Before Far Beyond Driven was released, I was given a promo cassette with two songs from the upcoming album; “5 Minutes Alone” and “Good Friends and a Bottle of Pills”. The latter had me raising an eyebrow. This was more or less a poem, read by Phil Anselmo over a sick groove provided by the rest of the band. It still sounds a bit weird, but it blends in well with the rest of the songs on the album. When I got the entire release, the opening song once again left me speechless. “Strength Beyond Strength” is a merciless opening to the album that I of course learned to appreciate. With classics like “5 Minutes Alone”, “I’m Broken” and “Becoming”, there was no doubt that Pantera had delivered the goods again.

Vinnie Paul’s drum head.

On the Far Beyond Driven tour the band returned to Oslo; this time as headliners. My expectations were soaring after having seen them live for the first time on their previous tour. They put on a really good show, but nothing could top the first show I saw. This time, I stood in the front at the gallery, where objects were thrown from the stage. Rex Brown’s pick hit me straight in the face and my buddy got ahold of a drumhead that Vinnie Paul threw. When the house lights came on after the show we saw that he had written the following on it: “Oslo Rocks: Eat Pussy!”

Pantera visited Oslo again on the Reinventing the Steel tour. Something came up and I couldn’t go to the show, but I wasn’t as big a fan as I had been the first few years. I heard afterwards that Anselmo was quite “distant” in his performance that night. Pantera didn’t release any more albums and in 2003 it was all over.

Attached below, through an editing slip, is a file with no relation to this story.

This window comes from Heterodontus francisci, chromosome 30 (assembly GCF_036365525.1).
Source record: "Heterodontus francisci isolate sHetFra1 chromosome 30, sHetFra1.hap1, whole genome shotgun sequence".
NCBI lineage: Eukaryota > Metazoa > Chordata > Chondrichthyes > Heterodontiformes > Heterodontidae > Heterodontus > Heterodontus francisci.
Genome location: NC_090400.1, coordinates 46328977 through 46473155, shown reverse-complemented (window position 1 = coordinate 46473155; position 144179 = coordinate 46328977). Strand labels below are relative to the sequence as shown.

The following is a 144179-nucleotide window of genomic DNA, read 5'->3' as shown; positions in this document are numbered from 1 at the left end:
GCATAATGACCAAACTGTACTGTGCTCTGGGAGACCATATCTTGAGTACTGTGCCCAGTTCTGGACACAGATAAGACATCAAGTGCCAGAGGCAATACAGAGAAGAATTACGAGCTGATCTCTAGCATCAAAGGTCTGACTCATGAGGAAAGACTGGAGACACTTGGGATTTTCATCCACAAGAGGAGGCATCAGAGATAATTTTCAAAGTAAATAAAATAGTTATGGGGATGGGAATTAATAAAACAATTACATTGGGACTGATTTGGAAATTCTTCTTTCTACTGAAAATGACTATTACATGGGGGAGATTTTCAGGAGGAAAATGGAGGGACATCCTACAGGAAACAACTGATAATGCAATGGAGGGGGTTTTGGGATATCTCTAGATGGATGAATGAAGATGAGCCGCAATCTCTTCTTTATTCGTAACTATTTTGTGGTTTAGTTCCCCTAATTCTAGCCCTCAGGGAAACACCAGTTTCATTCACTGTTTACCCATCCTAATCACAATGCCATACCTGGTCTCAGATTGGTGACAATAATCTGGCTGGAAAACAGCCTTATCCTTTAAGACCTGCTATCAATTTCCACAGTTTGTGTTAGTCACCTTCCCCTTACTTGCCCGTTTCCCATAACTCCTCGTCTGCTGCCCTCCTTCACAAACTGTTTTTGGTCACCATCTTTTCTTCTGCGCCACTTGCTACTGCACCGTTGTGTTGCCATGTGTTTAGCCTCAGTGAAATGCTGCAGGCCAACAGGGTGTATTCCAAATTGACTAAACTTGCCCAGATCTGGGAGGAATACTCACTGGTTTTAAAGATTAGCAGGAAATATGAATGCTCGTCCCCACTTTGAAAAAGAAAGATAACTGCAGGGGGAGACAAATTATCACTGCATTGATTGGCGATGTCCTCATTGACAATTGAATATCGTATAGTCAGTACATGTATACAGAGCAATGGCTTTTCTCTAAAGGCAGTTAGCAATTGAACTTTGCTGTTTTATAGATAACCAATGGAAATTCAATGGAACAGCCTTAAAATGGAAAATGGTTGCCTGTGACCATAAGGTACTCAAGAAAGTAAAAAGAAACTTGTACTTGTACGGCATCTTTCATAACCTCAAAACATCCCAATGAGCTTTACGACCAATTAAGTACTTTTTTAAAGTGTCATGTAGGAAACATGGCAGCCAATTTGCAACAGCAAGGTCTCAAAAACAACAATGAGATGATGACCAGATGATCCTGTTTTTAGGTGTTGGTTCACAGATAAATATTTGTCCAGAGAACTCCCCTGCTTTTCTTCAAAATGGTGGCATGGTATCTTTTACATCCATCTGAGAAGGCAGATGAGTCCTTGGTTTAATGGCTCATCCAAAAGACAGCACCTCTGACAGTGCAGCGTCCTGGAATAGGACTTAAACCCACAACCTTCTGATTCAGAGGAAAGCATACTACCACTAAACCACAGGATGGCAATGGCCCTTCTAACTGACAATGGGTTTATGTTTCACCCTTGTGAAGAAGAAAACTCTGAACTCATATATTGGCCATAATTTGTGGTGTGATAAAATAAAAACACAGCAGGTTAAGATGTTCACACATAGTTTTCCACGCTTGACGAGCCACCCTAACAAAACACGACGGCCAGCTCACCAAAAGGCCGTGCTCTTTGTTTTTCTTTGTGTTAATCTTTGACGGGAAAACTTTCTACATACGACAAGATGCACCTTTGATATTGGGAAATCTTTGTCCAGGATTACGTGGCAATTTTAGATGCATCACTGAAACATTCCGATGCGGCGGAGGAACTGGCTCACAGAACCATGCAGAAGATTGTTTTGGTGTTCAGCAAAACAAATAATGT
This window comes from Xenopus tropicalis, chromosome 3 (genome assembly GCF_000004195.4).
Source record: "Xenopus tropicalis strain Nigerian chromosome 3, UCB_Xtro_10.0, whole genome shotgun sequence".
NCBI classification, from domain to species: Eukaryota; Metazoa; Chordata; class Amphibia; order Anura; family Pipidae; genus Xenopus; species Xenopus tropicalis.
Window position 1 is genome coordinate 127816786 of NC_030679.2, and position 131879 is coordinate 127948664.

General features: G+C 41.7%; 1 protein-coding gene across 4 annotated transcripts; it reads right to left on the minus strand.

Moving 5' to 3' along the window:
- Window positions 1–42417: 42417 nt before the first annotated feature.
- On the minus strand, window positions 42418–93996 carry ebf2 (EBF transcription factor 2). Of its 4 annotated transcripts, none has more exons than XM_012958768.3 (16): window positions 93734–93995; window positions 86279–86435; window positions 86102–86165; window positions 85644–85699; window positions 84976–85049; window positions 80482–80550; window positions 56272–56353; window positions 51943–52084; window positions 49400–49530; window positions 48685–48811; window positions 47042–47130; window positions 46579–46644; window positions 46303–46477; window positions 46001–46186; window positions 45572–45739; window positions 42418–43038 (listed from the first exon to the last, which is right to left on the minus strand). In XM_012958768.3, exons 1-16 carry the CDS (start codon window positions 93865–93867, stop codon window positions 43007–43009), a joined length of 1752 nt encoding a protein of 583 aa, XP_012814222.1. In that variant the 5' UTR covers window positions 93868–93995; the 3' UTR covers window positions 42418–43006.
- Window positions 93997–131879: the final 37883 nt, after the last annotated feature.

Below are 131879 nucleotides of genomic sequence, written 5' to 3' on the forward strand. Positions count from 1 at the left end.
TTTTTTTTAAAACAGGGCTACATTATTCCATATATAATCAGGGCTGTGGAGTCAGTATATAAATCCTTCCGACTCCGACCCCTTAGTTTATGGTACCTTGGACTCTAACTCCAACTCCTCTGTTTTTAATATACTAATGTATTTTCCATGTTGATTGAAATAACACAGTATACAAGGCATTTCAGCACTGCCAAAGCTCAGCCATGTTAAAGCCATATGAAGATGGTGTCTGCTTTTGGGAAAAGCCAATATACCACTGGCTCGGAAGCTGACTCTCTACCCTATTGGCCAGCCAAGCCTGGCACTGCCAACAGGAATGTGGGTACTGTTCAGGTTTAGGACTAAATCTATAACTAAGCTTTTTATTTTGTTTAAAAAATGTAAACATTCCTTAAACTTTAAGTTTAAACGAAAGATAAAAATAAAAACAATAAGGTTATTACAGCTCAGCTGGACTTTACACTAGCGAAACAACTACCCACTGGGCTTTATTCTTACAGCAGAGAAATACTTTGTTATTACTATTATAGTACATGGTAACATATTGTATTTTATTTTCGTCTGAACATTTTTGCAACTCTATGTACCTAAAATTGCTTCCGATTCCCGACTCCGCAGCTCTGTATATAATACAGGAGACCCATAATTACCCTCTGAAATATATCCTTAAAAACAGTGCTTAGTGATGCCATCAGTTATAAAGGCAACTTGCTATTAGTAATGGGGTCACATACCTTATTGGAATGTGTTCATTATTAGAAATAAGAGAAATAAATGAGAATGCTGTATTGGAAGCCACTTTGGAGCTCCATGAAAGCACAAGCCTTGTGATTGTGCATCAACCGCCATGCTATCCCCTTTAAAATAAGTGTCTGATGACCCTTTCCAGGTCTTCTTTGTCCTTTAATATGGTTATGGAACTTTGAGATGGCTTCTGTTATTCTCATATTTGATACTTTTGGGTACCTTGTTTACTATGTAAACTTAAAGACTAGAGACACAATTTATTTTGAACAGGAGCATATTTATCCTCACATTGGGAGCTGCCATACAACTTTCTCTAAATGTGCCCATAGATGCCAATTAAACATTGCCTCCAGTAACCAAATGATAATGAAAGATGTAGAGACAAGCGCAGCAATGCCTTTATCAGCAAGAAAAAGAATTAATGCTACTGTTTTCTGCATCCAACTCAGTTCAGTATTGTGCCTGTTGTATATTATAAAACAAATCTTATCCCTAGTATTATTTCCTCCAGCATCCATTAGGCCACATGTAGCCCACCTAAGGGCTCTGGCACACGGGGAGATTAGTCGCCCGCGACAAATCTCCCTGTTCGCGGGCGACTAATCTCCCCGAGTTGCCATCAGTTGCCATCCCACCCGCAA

In 2004, I was on a business trip to Hungary. I was sitting in a cafe having breakfast when I received a text from a friend: “Sucks to hear about Dimebag!!!” This was before smartphones so I was not aware that he had been killed onstage during a Damageplan show in Ohio. I was shocked to say the least! One of the modern-day Metal icons had been shot by a deranged bastard. It was unreal!

During the last few years before the murder, the brothers Vinnie and Dimebag had recorded one Country Metal album with one of their heroes David Allan Coe. The project was named Rebel Meets Rebel and was to be released around the time of Dimebag’s death. The release was postponed until 2006 and I was offered the opportunity to do a phone interview with Vinnie Paul. Better late than never. We had a long talk about life after the murder of his brother and his newly formed record label in addition to the new release.

In the wake of Pantera, the members have been involved in several projects. I have seen Phil and Rex play with Down a couple of times. In 2012, Rex Brown started the band Kill Devil Hill, a band that also included drummer Vinny Appice (Black Sabbath, Heaven & Hell and Dio) for a while. The debut is definitely worth checking out if you haven’t already heard it. I did an interview with Rex Brown while he was promoting the album. Of course, I wanted to talk about Pantera, but that’s not why Rex called me. At least I got him to record a Pantera station ID for Metal Express Radio. This was just before Rex released his Pantera biography. Too bad he didn’t tell me about it because I would have loved to talk to him about that.